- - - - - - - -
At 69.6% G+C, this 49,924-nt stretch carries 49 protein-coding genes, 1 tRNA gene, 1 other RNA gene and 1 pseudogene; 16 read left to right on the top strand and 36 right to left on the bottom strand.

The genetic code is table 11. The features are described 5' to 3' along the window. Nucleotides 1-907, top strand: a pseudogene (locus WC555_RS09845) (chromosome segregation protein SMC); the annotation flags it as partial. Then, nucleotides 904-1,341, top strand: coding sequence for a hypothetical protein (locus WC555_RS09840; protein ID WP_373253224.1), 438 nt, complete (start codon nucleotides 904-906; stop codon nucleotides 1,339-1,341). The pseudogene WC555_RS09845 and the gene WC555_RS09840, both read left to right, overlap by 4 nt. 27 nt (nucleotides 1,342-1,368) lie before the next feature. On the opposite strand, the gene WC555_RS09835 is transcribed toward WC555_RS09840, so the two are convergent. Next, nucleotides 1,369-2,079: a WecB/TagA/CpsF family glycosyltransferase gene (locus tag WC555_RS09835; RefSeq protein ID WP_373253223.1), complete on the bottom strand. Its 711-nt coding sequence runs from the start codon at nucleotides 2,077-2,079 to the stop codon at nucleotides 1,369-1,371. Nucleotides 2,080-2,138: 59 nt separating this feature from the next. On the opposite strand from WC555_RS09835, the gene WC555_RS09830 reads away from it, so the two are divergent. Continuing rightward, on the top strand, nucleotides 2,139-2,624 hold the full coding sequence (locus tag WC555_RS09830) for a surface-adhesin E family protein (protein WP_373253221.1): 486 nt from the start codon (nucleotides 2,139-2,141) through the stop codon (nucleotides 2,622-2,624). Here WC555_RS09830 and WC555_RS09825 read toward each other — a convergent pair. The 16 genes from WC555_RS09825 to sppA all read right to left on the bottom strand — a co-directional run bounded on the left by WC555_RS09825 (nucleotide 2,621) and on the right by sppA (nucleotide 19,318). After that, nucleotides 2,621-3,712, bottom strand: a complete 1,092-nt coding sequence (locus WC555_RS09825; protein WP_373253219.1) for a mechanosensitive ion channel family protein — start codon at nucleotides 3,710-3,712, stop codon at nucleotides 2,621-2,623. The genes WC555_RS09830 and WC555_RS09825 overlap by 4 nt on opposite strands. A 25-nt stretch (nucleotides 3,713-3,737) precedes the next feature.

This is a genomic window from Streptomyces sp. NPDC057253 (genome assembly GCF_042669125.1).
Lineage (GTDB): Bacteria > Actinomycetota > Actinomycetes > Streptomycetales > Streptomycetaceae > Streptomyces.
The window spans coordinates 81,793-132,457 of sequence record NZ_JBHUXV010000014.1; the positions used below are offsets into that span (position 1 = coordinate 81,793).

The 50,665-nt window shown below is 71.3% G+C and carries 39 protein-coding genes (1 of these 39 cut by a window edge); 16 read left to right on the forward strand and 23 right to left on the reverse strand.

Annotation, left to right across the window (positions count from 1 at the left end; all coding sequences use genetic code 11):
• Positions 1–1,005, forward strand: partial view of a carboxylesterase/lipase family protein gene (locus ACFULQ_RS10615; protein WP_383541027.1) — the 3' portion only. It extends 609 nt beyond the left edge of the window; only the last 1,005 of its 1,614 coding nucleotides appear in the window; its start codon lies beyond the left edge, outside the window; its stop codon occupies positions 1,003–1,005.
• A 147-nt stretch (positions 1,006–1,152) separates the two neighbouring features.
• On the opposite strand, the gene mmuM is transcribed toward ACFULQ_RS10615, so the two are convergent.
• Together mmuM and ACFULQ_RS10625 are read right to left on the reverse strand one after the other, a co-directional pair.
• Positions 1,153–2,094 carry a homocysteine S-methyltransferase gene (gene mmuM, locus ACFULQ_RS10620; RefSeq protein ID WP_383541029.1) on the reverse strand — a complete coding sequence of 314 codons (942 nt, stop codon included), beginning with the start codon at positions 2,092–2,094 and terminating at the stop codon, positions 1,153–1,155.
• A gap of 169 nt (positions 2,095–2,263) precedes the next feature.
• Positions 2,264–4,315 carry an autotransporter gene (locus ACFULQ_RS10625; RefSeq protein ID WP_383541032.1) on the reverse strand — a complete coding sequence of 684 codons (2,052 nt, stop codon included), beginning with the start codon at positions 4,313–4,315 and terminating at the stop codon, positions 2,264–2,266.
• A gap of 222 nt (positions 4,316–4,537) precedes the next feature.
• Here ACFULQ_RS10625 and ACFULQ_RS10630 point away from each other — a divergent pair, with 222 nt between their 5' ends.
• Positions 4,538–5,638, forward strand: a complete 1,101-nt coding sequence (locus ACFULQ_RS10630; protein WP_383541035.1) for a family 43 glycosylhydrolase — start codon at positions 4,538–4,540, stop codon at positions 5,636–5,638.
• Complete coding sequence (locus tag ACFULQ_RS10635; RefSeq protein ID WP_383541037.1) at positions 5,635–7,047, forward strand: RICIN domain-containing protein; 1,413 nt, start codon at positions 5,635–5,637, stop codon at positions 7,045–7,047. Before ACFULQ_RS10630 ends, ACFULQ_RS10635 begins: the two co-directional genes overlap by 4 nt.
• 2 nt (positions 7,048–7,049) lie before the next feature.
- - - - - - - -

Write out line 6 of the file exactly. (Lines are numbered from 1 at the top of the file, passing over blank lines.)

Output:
The 50,665-nt window shown below is 71.3% G+C and carries 39 protein-coding genes (1 of these 39 cut by a window edge); 16 read left to right on the forward strand and 23 right to left on the reverse strand.